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Increasing Heat Prompts Elevated Alert Status at New Zealand's Ruapehu

Rocky Planet iconRocky Planet
By Erik Klemetti
Nov 16, 2012 8:13 PMNov 20, 2019 3:07 AM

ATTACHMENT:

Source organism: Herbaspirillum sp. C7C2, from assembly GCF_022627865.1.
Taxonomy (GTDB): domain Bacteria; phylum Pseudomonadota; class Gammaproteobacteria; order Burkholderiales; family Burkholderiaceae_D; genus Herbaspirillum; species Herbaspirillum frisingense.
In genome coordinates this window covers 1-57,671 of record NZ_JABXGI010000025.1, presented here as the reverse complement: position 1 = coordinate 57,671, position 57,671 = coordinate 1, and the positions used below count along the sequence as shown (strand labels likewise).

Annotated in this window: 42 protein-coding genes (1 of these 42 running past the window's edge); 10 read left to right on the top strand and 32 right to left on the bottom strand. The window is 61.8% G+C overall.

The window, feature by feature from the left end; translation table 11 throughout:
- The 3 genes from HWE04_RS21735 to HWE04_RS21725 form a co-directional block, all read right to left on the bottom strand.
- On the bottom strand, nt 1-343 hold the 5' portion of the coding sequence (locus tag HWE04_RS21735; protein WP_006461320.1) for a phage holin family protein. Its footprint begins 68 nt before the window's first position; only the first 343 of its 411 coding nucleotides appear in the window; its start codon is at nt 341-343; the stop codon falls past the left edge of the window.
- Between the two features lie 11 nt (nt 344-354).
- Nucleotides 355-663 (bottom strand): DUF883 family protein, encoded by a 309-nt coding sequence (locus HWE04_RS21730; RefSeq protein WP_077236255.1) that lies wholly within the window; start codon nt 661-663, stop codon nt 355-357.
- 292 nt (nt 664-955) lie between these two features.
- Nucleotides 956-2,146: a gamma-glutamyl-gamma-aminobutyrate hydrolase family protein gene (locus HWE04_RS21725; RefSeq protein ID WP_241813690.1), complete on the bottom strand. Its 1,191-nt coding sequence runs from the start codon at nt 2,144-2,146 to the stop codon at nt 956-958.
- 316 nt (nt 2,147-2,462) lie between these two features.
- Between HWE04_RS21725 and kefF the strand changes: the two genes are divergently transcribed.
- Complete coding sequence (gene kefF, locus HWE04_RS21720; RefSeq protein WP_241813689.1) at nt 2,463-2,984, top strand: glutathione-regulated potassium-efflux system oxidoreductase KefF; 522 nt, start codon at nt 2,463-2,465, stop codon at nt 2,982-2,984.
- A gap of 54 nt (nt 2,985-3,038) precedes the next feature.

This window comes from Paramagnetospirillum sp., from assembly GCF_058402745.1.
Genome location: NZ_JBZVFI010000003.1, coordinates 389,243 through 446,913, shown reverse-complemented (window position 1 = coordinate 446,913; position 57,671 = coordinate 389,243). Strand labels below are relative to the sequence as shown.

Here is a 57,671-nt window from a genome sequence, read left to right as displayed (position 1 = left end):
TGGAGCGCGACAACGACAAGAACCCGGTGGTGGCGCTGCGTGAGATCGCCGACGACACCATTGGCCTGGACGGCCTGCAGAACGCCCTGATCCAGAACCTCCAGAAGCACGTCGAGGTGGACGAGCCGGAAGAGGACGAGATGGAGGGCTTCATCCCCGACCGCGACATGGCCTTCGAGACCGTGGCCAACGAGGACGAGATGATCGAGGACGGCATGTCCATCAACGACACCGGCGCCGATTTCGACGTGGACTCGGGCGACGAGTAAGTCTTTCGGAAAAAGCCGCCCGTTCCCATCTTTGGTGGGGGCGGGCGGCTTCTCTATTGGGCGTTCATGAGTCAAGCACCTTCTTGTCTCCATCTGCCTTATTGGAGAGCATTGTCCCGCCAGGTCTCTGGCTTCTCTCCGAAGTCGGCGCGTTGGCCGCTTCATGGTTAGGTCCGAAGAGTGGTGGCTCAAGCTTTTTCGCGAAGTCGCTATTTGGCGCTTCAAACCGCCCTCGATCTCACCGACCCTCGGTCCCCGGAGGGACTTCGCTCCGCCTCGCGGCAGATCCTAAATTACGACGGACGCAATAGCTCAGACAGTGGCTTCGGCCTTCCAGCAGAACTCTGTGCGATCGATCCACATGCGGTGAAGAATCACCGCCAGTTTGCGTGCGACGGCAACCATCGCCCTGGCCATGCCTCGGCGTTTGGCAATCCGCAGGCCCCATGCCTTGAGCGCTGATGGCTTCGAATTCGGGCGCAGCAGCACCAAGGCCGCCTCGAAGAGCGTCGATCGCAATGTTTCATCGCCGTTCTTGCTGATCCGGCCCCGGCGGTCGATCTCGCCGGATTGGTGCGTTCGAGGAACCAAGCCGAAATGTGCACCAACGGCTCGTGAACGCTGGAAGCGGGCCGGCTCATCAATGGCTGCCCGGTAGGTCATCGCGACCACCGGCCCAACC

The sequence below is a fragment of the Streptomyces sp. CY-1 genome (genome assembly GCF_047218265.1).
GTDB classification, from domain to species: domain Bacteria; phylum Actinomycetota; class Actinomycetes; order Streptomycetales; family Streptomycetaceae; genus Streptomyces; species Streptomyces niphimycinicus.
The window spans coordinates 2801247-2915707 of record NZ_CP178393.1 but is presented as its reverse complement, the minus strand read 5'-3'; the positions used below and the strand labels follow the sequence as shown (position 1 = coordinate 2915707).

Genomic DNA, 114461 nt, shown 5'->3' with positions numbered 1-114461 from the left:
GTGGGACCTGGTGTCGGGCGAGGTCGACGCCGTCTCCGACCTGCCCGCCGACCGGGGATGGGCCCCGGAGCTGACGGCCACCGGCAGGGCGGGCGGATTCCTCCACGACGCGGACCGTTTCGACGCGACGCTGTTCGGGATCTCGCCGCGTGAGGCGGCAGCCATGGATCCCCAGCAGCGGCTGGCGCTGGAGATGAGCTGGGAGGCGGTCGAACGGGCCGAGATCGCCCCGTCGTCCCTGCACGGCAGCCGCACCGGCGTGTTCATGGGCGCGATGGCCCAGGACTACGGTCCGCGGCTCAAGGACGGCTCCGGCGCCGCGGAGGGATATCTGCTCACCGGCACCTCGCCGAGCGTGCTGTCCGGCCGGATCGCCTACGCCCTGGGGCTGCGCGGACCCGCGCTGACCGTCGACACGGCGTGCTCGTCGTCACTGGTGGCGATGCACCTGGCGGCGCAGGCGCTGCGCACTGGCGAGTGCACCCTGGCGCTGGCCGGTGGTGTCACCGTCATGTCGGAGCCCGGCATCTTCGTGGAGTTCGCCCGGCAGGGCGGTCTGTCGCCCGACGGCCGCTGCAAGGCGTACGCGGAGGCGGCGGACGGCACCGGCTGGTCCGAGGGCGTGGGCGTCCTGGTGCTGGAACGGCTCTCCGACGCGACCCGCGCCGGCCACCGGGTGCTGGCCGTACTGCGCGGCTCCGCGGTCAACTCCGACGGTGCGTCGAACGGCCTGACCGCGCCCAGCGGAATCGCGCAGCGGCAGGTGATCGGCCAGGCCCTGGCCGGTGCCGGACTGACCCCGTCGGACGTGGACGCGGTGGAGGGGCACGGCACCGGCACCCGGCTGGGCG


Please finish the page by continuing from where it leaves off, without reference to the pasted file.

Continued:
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Ruapehu in New Zealand, seen in January 2009 from the Tongariro Crossings trail. Image: Erik Klemetti It has been a busy year for New Zealand's GNS Science - the island nation's volcanoes have rumbled more in 2012 than in any year in decades. We saw eruptions from volcanoes that had been long quiet (Tongariro), that weren't recognized as active volcanoes (Havre) and pose a significant threat to tourists (White Island). Now it seems that New Zealand's most active volcano might get in on the action as Ruapehu has started to show signs that an eruption might be in the works. Ruapehu erupts relatively frequently, with its last sustained eruptive period coming from 1995-6, although small explosions that generated lahars occurred in 2006 and 2007. One of the key signs of an impending eruption at the volcano is the temperature of the summit crater lake - we've seen cycles were the lake waters have increased to over 30C. Right now, the lake temperatures are only about 20C, still warm for an alpine lake, but not really what might be expected before an eruption. However, Steven Sherburn of GNS Science has been quoted as saying that they believe that the temperature within the volcano below the lake could be as high as 800C, suggesting that heat flow out of the volcano is "blocked". I'm a little confused by this description, which has been summarized by most news sources, but likely means that hot gases from the rising column of magma aren't making it out of the volcano into the crater lake waters. Movement of gases and fluids help in a lot of heat transfer within a volcano, so anything preventing that will keep heat from moving outward. Anytime you have heat or gases/fluids trapped in a volcano, that means pressure can build - never a good sign at a volcano. Dr. Sherburn also said that an eruption might be expected in weeks to months (unlike some news sources that make it seem like it might happen very soon). The New Zealand government is taking this change at Ruapehu seriously and has warned people from climbing the volcano, as a lahar can be generated quickly by relatively small explosions when ice and snow melt at the summit or the crater lake is breached. Ruapehu does have a lahar warning system installed on the volcano, as lahars are the #1 volcanic hazard at the volcano. However, if you are near the summit area, even a warning system likely doesn't give you sufficient time to get out of the way. GNS Science has elevated the alert to Yellow/1 -- and checking out the webicorder and webcam for the volcano show that at least on those fronts, things are still quiet in New Zealand.

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